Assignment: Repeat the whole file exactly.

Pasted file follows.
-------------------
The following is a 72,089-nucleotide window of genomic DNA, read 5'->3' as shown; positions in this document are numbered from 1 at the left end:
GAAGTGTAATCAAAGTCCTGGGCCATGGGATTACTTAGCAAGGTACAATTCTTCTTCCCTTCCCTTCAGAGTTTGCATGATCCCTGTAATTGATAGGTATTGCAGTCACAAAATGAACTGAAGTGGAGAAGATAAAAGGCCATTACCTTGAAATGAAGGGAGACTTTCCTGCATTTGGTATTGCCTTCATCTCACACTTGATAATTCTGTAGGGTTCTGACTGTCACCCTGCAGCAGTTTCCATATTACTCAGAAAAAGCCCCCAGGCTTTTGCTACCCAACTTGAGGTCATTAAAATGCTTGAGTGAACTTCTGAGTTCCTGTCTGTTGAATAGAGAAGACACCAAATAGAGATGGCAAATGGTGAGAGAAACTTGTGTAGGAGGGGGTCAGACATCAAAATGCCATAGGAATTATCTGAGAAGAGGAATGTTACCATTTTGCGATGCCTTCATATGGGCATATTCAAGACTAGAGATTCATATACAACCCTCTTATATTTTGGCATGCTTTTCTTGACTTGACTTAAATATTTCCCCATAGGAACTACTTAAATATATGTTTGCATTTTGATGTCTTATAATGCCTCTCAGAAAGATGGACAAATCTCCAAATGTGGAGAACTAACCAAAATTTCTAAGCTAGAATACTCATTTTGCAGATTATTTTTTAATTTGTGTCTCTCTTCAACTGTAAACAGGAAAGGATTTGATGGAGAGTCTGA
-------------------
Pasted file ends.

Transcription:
The following is a 72,089-nucleotide window of genomic DNA, read 5'->3' as shown; positions in this document are numbered from 1 at the left end:
GAAGTGTAATCAAAGTCCTGGGCCATGGGATTACTTAGCAAGGTACAATTCTTCTTCCCTTCCCTTCAGAGTTTGCATGATCCCTGTAATTGATAGGTATTGCAGTCACAAAATGAACTGAAGTGGAGAAGATAAAAGGCCATTACCTTGAAATGAAGGGAGACTTTCCTGCATTTGGTATTGCCTTCATCTCACACTTGATAATTCTGTAGGGTTCTGACTGTCACCCTGCAGCAGTTTCCATATTACTCAGAAAAAGCCCCCAGGCTTTTGCTACCCAACTTGAGGTCATTAAAATGCTTGAGTGAACTTCTGAGTTCCTGTCTGTTGAATAGAGAAGACACCAAATAGAGATGGCAAATGGTGAGAGAAACTTGTGTAGGAGGGGGTCAGACATCAAAATGCCATAGGAATTATCTGAGAAGAGGAATGTTACCATTTTGCGATGCCTTCATATGGGCATATTCAAGACTAGAGATTCATATACAACCCTCTTATATTTTGGCATGCTTTTCTTGACTTGACTTAAATATTTCCCCATAGGAACTACTTAAATATATGTTTGCATTTTGATGTCTTATAATGCCTCTCAGAAAGATGGACAAATCTCCAAATGTGGAGAACTAACCAAAATTTCTAAGCTAGAATACTCATTTTGCAGATTATTTTTTAATTTGTGTCTCTCTTCAACTGTAAACAGGAAAGGATTTGATGGAGAGTCTGA